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News Release

More than 2,000 attend student-organized career fair

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Students standing in line to get into the DECaF career fair. 

By Marissa R. Adams, student writer

San Diego, Calif., March 4, 2015 -- There might not be such a thing as a standing-room only job fair, but the Disciplines of Engineering Career Fair that took place on campus Feb. 20 came close. More than 2,000 students crowded the Price Center ballrooms and patiently waited in lines that were several people deep to talk to recruiters from more than 90 companies, including Apple, Facebook, Yahoo! and Google.

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Students stood in lines several people deep to talk to recruiters at prestigious companies. 
Photo: Tony Wong/TESC

The fair, also known as DECaF, was organized by TESC, the Triton Engineering Student Council, an organization run by engineering students that works to provide academic and professional guidance as well as community building opportunities to Jacobs School students. 

“DECaF is a rare opportunity for recruiters to put a face to the name on a resume, and for students to demonstrate that they're more than a series of bullet points on a paper. With resume critique workshops, elevator pitch sessions, and networking events, the Triton Engineering Student Council does everything in its power to cultivate and hone the networking skills that will be needed for recruiters to see that they are dealing with some of the sharpest engineering minds in the world,” said Bijan Shiravi, the External Career Fair Lead for TESC.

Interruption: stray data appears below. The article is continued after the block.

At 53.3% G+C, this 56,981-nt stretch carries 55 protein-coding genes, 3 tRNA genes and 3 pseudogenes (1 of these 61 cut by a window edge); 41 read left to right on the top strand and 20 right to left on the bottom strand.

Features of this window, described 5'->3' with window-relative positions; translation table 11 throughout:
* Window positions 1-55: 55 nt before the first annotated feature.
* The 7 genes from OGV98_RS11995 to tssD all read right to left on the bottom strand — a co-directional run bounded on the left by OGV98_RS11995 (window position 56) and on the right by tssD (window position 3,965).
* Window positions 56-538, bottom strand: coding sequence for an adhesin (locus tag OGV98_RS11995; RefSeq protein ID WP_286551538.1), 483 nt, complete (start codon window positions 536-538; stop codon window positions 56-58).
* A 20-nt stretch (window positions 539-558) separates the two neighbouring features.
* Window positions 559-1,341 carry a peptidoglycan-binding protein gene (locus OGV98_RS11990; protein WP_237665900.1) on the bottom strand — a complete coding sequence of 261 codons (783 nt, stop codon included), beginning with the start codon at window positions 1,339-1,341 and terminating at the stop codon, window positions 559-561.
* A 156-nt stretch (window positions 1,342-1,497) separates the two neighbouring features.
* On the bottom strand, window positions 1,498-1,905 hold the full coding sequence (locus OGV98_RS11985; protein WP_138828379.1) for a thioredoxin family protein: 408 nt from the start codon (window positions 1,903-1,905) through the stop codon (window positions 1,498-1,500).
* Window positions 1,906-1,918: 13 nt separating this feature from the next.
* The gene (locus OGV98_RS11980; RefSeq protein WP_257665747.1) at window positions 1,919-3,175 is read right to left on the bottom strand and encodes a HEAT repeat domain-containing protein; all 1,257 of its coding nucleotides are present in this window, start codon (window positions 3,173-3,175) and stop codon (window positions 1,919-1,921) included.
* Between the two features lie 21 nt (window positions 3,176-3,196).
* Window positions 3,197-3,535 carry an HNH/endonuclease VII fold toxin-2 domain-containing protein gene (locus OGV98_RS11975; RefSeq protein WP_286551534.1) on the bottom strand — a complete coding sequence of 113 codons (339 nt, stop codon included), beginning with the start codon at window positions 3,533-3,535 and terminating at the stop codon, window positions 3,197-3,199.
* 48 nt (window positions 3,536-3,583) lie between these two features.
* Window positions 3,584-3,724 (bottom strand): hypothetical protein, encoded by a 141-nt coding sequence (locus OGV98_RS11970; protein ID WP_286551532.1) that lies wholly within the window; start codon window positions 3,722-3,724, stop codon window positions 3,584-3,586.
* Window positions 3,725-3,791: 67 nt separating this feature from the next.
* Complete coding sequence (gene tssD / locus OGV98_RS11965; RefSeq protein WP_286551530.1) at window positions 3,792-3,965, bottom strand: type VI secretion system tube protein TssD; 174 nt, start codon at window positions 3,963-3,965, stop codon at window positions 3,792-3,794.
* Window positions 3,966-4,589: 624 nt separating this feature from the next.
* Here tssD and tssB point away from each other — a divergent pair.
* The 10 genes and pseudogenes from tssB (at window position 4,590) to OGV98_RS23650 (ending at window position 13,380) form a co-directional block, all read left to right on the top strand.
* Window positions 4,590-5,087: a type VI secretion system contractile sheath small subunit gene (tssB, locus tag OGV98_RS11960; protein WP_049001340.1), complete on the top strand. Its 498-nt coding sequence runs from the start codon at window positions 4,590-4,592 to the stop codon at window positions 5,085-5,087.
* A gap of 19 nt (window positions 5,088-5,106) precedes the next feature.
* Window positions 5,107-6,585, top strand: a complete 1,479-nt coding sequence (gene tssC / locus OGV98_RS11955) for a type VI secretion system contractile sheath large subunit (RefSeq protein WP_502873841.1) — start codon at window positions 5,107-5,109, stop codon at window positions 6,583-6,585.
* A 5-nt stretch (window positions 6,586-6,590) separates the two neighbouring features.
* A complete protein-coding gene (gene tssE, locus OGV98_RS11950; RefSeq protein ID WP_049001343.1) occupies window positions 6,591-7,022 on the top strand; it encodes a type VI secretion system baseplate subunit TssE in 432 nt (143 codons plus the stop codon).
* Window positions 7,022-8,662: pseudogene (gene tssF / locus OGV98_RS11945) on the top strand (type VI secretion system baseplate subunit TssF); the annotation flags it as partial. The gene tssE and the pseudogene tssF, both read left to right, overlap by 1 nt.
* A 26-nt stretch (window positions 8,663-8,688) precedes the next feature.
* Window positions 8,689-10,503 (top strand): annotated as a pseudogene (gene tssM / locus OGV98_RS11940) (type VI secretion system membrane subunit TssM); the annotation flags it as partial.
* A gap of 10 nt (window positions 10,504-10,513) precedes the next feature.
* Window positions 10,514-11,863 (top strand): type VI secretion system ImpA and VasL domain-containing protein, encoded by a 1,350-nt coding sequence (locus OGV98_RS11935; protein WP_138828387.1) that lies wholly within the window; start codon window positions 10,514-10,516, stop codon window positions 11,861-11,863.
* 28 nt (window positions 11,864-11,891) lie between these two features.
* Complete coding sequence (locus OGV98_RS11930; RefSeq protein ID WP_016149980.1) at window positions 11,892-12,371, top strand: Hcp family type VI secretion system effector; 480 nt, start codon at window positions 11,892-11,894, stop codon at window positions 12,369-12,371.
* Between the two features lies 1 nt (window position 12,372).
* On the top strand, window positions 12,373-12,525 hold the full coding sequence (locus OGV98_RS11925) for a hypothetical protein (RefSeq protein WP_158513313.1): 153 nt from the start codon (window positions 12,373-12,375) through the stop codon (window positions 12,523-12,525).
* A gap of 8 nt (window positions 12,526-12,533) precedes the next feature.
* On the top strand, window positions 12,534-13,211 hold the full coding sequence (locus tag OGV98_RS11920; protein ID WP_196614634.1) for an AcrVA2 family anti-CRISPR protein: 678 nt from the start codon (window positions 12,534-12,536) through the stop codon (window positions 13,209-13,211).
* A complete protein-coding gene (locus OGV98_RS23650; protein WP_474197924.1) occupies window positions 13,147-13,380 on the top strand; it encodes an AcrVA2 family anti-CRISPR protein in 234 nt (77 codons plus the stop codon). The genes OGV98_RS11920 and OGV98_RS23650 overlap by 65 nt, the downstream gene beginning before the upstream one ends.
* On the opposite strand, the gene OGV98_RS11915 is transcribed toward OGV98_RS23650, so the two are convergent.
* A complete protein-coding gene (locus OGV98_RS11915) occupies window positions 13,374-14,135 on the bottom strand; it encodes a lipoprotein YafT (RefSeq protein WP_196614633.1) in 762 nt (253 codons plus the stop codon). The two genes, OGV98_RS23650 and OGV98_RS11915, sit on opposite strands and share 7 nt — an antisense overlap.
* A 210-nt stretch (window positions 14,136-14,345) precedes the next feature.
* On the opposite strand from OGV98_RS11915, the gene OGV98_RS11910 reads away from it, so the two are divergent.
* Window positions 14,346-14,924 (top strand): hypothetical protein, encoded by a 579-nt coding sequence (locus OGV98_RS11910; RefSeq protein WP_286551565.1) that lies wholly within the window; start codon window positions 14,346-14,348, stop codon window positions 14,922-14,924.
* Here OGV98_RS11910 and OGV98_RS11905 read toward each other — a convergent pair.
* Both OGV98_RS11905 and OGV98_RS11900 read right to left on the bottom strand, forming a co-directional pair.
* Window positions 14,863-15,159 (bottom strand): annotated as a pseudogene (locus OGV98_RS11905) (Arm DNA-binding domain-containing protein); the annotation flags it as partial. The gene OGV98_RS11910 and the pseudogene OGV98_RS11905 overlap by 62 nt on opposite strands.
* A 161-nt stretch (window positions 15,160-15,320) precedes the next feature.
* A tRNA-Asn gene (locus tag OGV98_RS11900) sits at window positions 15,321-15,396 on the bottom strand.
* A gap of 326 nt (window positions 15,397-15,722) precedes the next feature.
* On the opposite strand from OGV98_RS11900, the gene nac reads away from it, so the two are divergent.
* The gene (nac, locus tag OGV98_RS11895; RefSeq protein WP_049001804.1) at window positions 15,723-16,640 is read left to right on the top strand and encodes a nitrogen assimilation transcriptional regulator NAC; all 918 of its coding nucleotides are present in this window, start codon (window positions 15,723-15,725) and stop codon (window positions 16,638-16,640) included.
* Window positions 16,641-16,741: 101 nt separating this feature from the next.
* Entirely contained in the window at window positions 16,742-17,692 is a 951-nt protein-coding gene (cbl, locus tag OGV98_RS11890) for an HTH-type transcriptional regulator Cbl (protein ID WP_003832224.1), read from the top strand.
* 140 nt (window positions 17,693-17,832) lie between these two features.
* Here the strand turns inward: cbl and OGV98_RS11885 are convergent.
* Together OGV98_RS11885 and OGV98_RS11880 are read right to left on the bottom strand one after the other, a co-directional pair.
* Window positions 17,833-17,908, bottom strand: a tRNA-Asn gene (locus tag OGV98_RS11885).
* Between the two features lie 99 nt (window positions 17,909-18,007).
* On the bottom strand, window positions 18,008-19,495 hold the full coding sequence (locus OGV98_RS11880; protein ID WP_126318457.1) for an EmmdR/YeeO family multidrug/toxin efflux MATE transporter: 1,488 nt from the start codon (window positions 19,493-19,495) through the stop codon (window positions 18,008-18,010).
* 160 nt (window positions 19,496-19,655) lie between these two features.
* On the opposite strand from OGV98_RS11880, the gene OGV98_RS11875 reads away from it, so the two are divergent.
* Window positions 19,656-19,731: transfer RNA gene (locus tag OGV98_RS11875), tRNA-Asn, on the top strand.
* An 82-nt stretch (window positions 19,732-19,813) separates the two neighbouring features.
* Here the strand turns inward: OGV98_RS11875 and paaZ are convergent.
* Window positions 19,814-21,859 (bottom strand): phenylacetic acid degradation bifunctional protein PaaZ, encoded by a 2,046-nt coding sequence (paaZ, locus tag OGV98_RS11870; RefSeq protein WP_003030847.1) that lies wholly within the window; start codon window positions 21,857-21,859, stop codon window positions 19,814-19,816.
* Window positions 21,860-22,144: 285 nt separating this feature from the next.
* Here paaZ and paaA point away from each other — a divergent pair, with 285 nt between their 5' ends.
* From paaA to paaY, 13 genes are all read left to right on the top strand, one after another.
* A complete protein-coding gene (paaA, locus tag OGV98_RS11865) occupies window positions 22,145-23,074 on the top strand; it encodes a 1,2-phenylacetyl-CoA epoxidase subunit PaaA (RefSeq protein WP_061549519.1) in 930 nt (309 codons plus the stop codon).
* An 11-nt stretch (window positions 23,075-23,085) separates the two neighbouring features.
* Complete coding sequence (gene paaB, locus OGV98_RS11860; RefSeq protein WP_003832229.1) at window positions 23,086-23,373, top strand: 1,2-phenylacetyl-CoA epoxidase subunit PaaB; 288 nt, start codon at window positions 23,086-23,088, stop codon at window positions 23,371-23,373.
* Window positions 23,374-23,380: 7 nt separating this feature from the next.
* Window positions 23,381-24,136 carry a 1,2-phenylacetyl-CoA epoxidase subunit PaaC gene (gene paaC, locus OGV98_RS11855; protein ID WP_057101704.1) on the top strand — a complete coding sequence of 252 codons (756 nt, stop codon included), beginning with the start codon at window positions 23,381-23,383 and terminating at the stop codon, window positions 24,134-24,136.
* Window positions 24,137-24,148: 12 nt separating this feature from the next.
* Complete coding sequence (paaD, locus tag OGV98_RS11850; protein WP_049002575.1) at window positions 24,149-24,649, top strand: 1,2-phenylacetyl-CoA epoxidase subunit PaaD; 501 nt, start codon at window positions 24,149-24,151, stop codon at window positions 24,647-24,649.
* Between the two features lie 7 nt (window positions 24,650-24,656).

The line to get into the event’s west ballroom spilled over outside, down the small steps on the south side of the building and along the exterior wall several yards. The east ballroom line stretched down a narrow hallway packed with hopeful students.

Polished resumes in hand, students in line had a common goal: finding a company that was interested in their particular skill set. Most students chose to dress in their best business attire, but a few kept it casual and relied on their abilities and experience rather than appearance. Some recruiters felt that attire was just one more way to prove to employers that an applicant is serious, but one said that a nice suit wasn’t always the key to a job.

“You can clean up really nicely and still not know your stuff. I’d rather chat with a qualified student in jeans than somebody who dressed up, but doesn’t have experience,” he said.

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Students made pitches to be hired for internships or for a full time position. 

To be successful at an event as large as DECaF, many students had worked out detailed plans about how to navigate the fair. Some narrowed their choices down to just a few key companies, while others planned to avoid the most popular names that people flock to. Kevin Chang, a chemical engineering major, said his strategy was to remain flexible.

“Obviously everyone wants a chance with the bigger companies like Amazon and Facebook. But there are so many companies here today, and they all want something different.  I’m trying to keep an open mind and not focus too much on a single place because not every company is going to be a good fit,” he said.

Although many Tritons were seriously looking for employment, for those who aren’t close to graduation, this was simply a test run. Jessica Lam is a bioengineering major who attended with the sole intention of networking.

“I’m not graduating for another year, so I’m not really trying to find a full time job. But I want to shake hands with as many people as I can,” she said. “You just never know, when you’ll meet someone who can give you a big opportunity later.”

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Students taking a break in the lounge in front of the Price Center West ballroom. 
Photo: Tony Wong/TESC





Media Contacts

Ioana Patringenaru
Jacobs School of Engineering